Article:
In October 2010, Mount Merapi, a volcano situated on the Indonesian island of Java, started erupting. The eruption lasted until February of the following year. This natural disaster had dramatic consequences: 100,000 people fled the area, and over 350 were killed and 150 injured. Overall, the cost of the damage was evaluated at over €500m; agriculture alone, a dominant activity in the area, suffered damage worth $100m.
The slopes of Mount Merapi are traditionally intensively farmed, with rice the dominant crop: the South slopes were damaged by the eruption, affecting local people’s livelihoods.
More than 2,500 farmers lost all or part of their income. The local dairy industry was also hit: a dairy farm business, which had started in the 1980s, was completely destroyed; two dairy cooperatives had to shut down; and a third saw its production fall by some 40%. Over 2,670 dairy cows died or were sold in the aftermath of the catastrophe.
Restoring the farmers’ environment
In July 2012, the Danone Ecosystem Fund launched a project to address both agricultural and dairy-related issues in the Merapi area. In partnership with infant and child nutrition company Sari Husada, Danone’s subsidiary in Indonesia, the Fund developed its programme on two fronts: reconstructing farming and supporting the dairy industry.
To achieve this, the Merapi Project set up a new interdependent farming business model bringing together local farmers.
It built on the expertise of the Temali Foundation, the project’s non-profit partner. Temali specialises in assisting and empowering communities through education programmes, training and project design. They helped organise local farmers and communities into Self Help Groups and Farmers’ Associations to share their issues and solutions. In addition, in five different villages, five collaboratively-managed Agricultural Services Centres provide services and training to isolated farmers in need of support. Suratijo, a beneficiary of the programme, values the team spirit that drives the project: “When we join the Self Help Group, we embrace values that will help us to work together.” Prapti, another beneficiary, names as shared values mutual assistance, patience and togetherness and says that these are powerful foundations which help all the farmers run their activities.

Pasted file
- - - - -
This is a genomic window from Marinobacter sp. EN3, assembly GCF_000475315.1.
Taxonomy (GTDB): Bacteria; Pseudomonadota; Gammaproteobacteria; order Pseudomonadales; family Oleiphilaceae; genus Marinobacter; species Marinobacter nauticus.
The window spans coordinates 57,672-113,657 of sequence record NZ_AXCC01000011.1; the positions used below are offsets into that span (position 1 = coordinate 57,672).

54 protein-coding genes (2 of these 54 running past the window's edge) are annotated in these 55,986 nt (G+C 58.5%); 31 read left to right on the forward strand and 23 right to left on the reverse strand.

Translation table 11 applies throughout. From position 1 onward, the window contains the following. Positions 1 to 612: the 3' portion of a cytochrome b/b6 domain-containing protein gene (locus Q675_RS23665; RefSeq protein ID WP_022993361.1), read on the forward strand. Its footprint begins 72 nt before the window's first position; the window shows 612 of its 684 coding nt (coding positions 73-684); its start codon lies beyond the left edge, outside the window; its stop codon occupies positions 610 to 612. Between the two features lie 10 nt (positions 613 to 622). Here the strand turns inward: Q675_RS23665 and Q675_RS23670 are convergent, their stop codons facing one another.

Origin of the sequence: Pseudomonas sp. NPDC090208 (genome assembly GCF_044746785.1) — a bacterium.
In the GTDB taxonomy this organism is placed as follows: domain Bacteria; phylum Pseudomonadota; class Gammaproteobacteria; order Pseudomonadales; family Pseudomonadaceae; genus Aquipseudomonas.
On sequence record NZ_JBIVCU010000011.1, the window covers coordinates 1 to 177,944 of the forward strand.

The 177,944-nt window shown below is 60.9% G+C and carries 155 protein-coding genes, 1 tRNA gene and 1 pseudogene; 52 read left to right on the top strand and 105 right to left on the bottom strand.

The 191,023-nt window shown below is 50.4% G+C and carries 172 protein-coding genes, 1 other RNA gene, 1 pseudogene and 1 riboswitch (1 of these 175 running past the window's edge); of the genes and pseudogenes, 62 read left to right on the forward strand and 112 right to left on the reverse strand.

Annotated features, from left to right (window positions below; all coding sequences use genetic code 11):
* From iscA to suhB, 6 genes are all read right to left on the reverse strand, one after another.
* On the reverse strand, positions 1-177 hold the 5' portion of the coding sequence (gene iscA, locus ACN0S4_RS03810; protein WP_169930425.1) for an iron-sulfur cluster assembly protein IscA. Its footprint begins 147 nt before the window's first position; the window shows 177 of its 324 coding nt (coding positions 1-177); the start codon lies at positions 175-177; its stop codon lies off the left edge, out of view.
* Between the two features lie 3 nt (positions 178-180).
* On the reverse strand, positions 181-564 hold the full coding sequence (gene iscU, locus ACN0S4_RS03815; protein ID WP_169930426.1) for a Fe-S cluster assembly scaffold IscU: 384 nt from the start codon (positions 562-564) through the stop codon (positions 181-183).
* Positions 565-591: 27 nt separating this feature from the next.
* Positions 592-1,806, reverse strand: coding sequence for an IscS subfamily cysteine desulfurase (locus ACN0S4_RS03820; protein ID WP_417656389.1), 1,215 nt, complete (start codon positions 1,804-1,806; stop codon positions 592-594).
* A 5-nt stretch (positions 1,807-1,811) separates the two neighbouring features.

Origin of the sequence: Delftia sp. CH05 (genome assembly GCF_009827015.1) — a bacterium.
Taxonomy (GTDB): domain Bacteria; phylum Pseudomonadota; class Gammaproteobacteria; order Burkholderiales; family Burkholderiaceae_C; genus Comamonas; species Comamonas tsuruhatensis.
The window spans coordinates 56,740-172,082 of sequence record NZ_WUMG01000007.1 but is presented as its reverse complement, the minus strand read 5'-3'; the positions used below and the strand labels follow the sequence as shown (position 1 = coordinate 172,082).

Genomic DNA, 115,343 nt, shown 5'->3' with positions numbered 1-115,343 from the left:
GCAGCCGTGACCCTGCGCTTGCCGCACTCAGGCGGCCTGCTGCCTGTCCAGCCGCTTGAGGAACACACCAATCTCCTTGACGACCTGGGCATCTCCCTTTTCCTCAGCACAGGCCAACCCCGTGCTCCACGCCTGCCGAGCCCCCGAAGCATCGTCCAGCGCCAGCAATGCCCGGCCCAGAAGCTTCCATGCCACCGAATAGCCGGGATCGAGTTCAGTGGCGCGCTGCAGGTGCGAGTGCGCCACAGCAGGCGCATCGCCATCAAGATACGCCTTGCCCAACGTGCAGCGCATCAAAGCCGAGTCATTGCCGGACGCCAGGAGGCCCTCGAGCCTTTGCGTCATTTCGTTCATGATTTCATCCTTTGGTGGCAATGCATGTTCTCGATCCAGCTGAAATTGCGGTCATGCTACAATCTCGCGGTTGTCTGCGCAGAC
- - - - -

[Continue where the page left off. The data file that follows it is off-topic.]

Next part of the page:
Last but not least, the programme supports the development of other income-generating activities in order to reduce the producers’ dependency on Sari Husada, through integrated agriculture and good livestock management practices. This has already helped not only rebuild local farming activities but also create new ones, based on ideas from the communities such as breeding chickens, eels, goats and worms, and growing medicinal plants.
The Merapi project uses a unique community development approach named “Appreciative Inquiry”, where all inputs are decided by the communities, based on their own and their villages’ visions and dreams, using participatory methods. The approach empowers the communities and guarantees project sustainability.